Stem Cell Vaccine Could Reverse Arthritis

By Pat Anson, Editor

A team of researchers has successfully used gene-editing technology to “rewire” mouse stem cells to fight inflammation – a finding that could pave the way for a new class of biologic drug that replaces cartilage and protect joints from damage caused by arthritis.

The stem cells, known as “smart” cells (stem cells modified for autonomous regenerative therapy), were developed at Washington University School of Medicine and Shriners Hospitals for Children in St. Louis, in collaboration with investigators at Duke University and Cytex Therapeutics in North Carolina.

The research findings are published in the journal Stem Cell Reports.

"Our goal is to package the rewired stem cells as a vaccine for arthritis, which would deliver an anti-inflammatory drug to an arthritic joint but only when it is needed," said senior author Farshid Guilak, PhD, a professor of orthopedic surgery at Washington University School of Medicine.

Guilak and his colleagues grew mouse stem cells in a test tube and then used a gene-editing tool called CRISPR to remove a gene that plays a key role in inflammation. That gene was replaced with a gene that releases a biologic drug that combats inflammation.

Within a few days, the modified stem cells grew into cartilage cells and produced cartilage tissue. Further experiments showed that the engineered cartilage was protected from inflammation.

"We hijacked an inflammatory pathway to create cells that produced a protective drug," explained Jonathan Brunger, PhD, the paper's first author and a postdoctoral fellow in cellular and molecular pharmacology at the University of California, San Francisco.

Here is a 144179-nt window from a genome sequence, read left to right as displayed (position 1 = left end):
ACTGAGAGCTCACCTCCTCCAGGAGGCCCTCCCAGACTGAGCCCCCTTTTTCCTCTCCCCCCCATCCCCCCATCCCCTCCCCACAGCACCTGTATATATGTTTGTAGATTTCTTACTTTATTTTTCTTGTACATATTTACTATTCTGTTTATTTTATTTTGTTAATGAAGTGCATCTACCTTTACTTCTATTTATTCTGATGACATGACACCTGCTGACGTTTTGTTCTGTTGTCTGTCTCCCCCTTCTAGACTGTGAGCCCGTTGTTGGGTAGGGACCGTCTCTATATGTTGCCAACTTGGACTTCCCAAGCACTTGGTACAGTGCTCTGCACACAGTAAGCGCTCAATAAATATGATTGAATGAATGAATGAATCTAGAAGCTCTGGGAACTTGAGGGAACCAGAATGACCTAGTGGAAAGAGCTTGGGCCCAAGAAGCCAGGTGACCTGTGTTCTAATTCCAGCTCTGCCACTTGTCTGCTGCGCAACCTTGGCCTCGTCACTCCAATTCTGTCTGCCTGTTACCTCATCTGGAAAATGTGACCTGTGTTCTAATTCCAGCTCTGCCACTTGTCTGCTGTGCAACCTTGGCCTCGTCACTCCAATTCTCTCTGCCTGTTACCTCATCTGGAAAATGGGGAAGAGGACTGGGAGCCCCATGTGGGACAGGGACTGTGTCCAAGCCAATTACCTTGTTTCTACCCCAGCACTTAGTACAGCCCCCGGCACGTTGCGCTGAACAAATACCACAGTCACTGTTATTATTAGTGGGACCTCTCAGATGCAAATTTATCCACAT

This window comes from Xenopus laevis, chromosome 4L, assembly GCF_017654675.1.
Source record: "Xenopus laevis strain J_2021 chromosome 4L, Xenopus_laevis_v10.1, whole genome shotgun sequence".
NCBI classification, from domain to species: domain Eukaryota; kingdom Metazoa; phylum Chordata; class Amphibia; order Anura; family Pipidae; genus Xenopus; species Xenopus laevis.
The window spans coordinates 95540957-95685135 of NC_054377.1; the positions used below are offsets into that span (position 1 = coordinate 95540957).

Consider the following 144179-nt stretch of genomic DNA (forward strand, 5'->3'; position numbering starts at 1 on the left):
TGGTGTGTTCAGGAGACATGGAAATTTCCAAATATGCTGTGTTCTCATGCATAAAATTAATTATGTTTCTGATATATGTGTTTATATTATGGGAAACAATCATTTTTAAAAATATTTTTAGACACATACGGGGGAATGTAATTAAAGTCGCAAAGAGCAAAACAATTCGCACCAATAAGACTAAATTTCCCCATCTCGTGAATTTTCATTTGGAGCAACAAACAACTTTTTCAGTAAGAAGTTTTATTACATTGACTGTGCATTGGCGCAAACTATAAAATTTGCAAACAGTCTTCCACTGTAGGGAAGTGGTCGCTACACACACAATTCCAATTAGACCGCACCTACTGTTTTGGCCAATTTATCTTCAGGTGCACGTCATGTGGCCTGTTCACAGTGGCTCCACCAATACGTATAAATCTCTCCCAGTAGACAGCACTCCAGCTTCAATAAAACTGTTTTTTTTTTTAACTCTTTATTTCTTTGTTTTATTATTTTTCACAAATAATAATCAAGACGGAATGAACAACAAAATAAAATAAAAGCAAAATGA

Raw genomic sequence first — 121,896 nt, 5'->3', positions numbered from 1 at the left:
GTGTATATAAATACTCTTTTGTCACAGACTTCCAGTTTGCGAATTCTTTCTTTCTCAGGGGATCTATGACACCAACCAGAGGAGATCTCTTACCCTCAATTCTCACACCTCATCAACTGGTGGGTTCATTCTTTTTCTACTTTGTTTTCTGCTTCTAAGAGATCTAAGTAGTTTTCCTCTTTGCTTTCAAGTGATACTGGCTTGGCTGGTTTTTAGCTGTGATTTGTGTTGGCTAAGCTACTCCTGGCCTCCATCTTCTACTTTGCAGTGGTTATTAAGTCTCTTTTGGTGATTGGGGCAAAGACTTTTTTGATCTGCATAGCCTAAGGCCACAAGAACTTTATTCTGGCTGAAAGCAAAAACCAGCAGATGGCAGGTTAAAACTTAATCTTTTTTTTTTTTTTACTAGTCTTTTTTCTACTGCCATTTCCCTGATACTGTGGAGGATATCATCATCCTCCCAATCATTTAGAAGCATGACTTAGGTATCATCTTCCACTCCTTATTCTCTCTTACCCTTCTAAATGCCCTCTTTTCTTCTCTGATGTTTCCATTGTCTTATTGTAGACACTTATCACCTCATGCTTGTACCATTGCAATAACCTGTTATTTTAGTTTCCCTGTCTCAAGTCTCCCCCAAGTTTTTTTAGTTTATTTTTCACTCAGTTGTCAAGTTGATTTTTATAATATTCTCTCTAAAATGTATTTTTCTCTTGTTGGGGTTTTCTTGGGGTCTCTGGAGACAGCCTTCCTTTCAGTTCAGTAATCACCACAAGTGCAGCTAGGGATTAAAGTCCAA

IMAGE CREDIT: ELLA MARUSHCHENKO

IMAGE CREDIT: ELLA MARUSHCHENKO

Many current biologic drugs used to treat arthritis – such as Enbrel, Humira and Remicade -- attack an inflammation-promoting molecule called TNF-alpha. But the problem with these drugs is that they interfere with the immune system throughout the body and can make patients susceptible to side effects such as infections.

"We want to use our gene-editing technology as a way to deliver targeted therapy in response to localized inflammation in a joint, as opposed to current drug therapies that can interfere with the inflammatory response through the entire body," said Guilak. “If this strategy proves to be successful, the engineered cells only would block inflammation when inflammatory signals are released, such as during an arthritic flare in that joint."

Researchers have begun testing the engineered stem cells in mouse models of rheumatoid arthritis and other inflammatory diseases. If the work can be replicated in living laboratory animals and then developed into a clinical therapy, the cartilage grown from stem cells would respond to inflammation by releasing a drug that protects them from further damage.

"When these cells see TNF-alpha, they rapidly activate a therapy that reduces inflammation," Guilak explained. "We believe this strategy also may work for other systems that depend on a feedback loop. In diabetes, for example, it's possible we could make stem cells that would sense glucose and turn on insulin in response.

"The ability to build living tissues from 'smart' stem cells that precisely respond to their environment opens up exciting possibilities for investigation in regenerative medicine."

Farshid Guilak and co-author Vincent Willard have a financial interest in Cytex Therapeutics, a startup founded by some of the investigators. They may license the technology and realize financial gain if it is eventually is approved for clinical use.

Guilak and his colleagues at Cytex have also used stem cells to grow new cartilage that could someday be implanted into arthritic hips, delaying or eliminating the need for hip replacement surgery.

Stem cells are found throughout the body and are increasingly being used to develop new treatments to repair damaged tissue and reduce inflammation. The Food and Drug Administration considers most stem cell treatments experimental because their safety and efficacy haven’t been proven through clinical studies.